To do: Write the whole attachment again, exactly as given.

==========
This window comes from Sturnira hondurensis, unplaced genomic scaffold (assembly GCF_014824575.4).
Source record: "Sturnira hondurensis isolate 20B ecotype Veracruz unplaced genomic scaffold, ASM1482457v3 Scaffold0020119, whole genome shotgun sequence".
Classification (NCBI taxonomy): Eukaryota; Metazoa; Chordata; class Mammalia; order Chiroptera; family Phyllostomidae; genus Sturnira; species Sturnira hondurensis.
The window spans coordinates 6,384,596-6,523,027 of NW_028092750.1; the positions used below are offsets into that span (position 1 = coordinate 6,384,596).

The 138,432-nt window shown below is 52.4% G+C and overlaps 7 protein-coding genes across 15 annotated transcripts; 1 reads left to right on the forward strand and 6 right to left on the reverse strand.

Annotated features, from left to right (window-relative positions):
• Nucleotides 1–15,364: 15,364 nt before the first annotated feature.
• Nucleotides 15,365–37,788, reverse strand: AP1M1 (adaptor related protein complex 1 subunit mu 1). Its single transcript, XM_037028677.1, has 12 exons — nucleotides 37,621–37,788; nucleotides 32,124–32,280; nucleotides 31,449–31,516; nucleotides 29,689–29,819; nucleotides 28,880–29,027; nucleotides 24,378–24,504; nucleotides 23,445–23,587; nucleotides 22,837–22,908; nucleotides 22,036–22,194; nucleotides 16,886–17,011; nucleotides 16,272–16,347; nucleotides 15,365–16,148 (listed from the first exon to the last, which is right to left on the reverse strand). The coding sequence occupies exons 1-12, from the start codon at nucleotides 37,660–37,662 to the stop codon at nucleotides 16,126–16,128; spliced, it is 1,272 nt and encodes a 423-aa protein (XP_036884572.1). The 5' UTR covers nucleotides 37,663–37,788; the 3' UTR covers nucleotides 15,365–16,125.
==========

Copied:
This window comes from Sturnira hondurensis, unplaced genomic scaffold (assembly GCF_014824575.4).
Source record: "Sturnira hondurensis isolate 20B ecotype Veracruz unplaced genomic scaffold, ASM1482457v3 Scaffold0020119, whole genome shotgun sequence".
Classification (NCBI taxonomy): Eukaryota; Metazoa; Chordata; class Mammalia; order Chiroptera; family Phyllostomidae; genus Sturnira; species Sturnira hondurensis.
The window spans coordinates 6,384,596-6,523,027 of NW_028092750.1; the positions used below are offsets into that span (position 1 = coordinate 6,384,596).

The 138,432-nt window shown below is 52.4% G+C and overlaps 7 protein-coding genes across 15 annotated transcripts; 1 reads left to right on the forward strand and 6 right to left on the reverse strand.

Annotated features, from left to right (window-relative positions):
• Nucleotides 1–15,364: 15,364 nt before the first annotated feature.
• Nucleotides 15,365–37,788, reverse strand: AP1M1 (adaptor related protein complex 1 subunit mu 1). Its single transcript, XM_037028677.1, has 12 exons — nucleotides 37,621–37,788; nucleotides 32,124–32,280; nucleotides 31,449–31,516; nucleotides 29,689–29,819; nucleotides 28,880–29,027; nucleotides 24,378–24,504; nucleotides 23,445–23,587; nucleotides 22,837–22,908; nucleotides 22,036–22,194; nucleotides 16,886–17,011; nucleotides 16,272–16,347; nucleotides 15,365–16,148 (listed from the first exon to the last, which is right to left on the reverse strand). The coding sequence occupies exons 1-12, from the start codon at nucleotides 37,660–37,662 to the stop codon at nucleotides 16,126–16,128; spliced, it is 1,272 nt and encodes a 423-aa protein (XP_036884572.1). The 5' UTR covers nucleotides 37,663–37,788; the 3' UTR covers nucleotides 15,365–16,125.